IF an orderID and ItemID can only have 1 possible status, then they would do essentially the same thing on the query side, but the optimizer may do things a bit differently as it doesn't know that there is only 1 status per orderID+ItemID.

     

  • For best overall performance, it's extremely likely that you need to change the clustering index on the table to be ( OrderID, ItemID ).  Especially if the table is now clustered on identity (wrong!).  If those two columns are not unique, then add a $IDENTITY as the last column of the clus key.  You want to make sure the clus key is inherently unique, so that SQL doesn't have to "uniquify" the key itself.

     

    SQL DBA,SQL Server MVP(07, 08, 09) Prosecutor James Blackburn, in closing argument in the Fatal Vision murders trial: "If in the future, you should cry a tear, cry one for them [the murder victims]. If in the future, you should say a prayer, say one for them. And if in the future, you should light a candle, light one for them."

  • Mr. Brian Gale wrote:

    I think I can help with that one.

    IDX1 would have the 3 columns with the data ordered by OrderID, then ItemID, and finally Status.  If there were more columns in the table, you would need to use a key lookup to look at the row on the actual table.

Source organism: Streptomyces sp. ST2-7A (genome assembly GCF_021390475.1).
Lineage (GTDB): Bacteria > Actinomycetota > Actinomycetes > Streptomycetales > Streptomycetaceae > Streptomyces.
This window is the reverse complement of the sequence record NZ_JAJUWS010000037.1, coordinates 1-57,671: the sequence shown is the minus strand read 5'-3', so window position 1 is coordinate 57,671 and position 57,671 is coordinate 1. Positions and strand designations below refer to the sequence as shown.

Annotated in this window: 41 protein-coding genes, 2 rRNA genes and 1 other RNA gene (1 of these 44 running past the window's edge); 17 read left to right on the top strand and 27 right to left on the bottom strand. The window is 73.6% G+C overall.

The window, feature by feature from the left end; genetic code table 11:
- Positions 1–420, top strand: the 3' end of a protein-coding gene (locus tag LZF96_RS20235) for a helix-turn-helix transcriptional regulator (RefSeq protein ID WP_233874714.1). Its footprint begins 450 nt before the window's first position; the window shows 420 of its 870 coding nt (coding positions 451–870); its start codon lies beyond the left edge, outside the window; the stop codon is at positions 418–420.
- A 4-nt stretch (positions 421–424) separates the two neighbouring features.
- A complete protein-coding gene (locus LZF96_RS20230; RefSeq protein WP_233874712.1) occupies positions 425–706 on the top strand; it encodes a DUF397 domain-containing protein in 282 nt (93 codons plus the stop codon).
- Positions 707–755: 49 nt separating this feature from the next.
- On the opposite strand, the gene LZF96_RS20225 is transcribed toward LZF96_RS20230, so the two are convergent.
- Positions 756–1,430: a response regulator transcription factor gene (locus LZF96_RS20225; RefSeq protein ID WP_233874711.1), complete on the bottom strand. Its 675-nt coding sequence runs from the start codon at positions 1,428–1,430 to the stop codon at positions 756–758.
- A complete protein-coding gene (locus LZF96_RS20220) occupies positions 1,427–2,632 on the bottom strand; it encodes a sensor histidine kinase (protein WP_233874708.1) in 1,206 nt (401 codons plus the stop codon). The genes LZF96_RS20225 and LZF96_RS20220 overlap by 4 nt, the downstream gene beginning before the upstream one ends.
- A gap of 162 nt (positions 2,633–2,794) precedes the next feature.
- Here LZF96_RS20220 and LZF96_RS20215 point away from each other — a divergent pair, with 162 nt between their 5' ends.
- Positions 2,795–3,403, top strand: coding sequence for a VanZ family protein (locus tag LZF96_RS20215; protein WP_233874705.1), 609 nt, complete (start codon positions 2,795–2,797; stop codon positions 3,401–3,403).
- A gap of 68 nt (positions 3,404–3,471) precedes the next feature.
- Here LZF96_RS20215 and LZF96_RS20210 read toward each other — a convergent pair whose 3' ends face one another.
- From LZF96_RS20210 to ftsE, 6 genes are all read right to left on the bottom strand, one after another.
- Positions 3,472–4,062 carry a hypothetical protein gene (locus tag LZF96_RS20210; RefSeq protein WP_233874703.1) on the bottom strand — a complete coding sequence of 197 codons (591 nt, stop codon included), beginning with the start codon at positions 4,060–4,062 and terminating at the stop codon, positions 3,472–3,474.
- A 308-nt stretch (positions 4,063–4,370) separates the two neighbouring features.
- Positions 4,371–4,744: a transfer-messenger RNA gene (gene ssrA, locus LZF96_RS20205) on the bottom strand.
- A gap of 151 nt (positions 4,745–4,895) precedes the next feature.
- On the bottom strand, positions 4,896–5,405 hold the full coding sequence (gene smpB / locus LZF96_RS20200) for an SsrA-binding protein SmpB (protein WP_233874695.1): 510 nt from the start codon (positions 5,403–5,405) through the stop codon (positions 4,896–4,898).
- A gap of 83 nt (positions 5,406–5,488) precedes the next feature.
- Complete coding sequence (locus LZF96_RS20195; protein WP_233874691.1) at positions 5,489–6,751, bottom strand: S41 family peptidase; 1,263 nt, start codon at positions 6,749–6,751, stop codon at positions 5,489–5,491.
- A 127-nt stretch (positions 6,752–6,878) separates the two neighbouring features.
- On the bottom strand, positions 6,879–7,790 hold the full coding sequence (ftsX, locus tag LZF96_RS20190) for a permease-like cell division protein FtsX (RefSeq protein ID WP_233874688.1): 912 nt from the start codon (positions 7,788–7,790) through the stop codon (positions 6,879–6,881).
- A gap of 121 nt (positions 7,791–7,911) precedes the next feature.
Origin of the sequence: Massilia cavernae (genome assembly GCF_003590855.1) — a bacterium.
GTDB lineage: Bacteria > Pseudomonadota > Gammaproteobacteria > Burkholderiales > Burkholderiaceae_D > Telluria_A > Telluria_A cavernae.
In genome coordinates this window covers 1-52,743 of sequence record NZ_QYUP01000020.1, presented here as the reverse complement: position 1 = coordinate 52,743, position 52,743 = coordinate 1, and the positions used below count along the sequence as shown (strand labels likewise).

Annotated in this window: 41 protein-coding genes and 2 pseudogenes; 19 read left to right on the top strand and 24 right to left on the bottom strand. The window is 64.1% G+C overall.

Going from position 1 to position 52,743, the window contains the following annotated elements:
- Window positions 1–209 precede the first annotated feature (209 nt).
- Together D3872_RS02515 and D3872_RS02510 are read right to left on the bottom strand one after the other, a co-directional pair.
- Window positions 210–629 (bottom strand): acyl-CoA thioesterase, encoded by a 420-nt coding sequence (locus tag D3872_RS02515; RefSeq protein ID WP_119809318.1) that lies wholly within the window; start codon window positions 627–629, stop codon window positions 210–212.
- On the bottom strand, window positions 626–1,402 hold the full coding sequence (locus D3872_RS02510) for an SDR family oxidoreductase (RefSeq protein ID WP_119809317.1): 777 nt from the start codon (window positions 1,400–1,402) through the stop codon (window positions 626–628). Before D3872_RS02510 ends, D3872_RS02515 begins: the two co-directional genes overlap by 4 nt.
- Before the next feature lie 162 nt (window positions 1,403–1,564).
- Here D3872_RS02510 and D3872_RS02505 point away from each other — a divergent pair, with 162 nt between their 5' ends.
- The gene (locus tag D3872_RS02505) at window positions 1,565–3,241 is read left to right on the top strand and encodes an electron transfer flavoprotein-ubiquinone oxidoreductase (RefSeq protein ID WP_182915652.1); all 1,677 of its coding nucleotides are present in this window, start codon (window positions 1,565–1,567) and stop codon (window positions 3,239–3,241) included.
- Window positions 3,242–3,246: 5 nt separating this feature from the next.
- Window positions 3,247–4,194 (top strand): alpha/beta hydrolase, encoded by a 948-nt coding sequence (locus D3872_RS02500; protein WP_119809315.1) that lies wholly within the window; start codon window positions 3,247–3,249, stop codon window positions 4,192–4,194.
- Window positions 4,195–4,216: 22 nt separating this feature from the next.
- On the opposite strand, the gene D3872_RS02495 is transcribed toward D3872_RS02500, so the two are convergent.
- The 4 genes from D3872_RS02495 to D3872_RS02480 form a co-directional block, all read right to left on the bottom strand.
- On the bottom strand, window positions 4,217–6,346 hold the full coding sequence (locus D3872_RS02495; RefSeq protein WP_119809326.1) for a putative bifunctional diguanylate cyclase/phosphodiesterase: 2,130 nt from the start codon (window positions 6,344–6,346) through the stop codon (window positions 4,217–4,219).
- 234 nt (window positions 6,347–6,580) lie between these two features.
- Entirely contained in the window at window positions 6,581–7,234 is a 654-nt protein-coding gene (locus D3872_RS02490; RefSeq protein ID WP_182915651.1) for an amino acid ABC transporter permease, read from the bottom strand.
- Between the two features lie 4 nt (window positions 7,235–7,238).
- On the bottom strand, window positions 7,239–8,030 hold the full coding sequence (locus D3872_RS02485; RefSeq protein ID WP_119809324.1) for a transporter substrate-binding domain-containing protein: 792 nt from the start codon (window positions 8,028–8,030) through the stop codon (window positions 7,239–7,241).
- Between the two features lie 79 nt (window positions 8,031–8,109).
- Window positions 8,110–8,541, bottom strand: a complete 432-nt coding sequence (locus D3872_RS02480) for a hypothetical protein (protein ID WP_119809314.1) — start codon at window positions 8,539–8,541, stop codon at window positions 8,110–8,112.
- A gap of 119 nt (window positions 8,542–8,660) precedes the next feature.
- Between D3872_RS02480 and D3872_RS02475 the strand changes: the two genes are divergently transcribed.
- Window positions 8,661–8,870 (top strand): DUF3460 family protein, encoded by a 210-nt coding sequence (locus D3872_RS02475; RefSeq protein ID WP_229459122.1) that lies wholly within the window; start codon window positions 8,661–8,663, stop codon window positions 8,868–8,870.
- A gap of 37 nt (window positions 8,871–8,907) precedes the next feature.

IDX2 on the other hand will still have 3 columns, but is ordered by OrderID, then ItemID and Status is not part of the ordering.  Status is just included in the index so if your select included the Status, you would not need to use a key lookup to find the status in the actual table.  Any columns that you select outside of OrderID, ItemID, and Status will still need a key lookup back to the main table.

    Since IDX2 does not have any order on the Status, if an OrderID + ItemID can produce multiple Status's (ie OrderID 1 with ItemID1 can have 100 status's), your second query would need to look at all 100 rows in IDX2 to get all of the ones that are "open".  But if it used IDX1, and only 10 of the 100 status's were of type "open", it would only need to look at 10 rows as it already has them in order.

    IF an orderID and ItemID can only have 1 possible status, then they would do essentially the same thing on the query side, but the optimizer may do things a bit differently as it doesn't know that there is only 1 status per orderID+ItemID.

    Thank you for your kind help! for the following indexes, can we say that IDX1  takes more index space than  IDX2 ? thanks!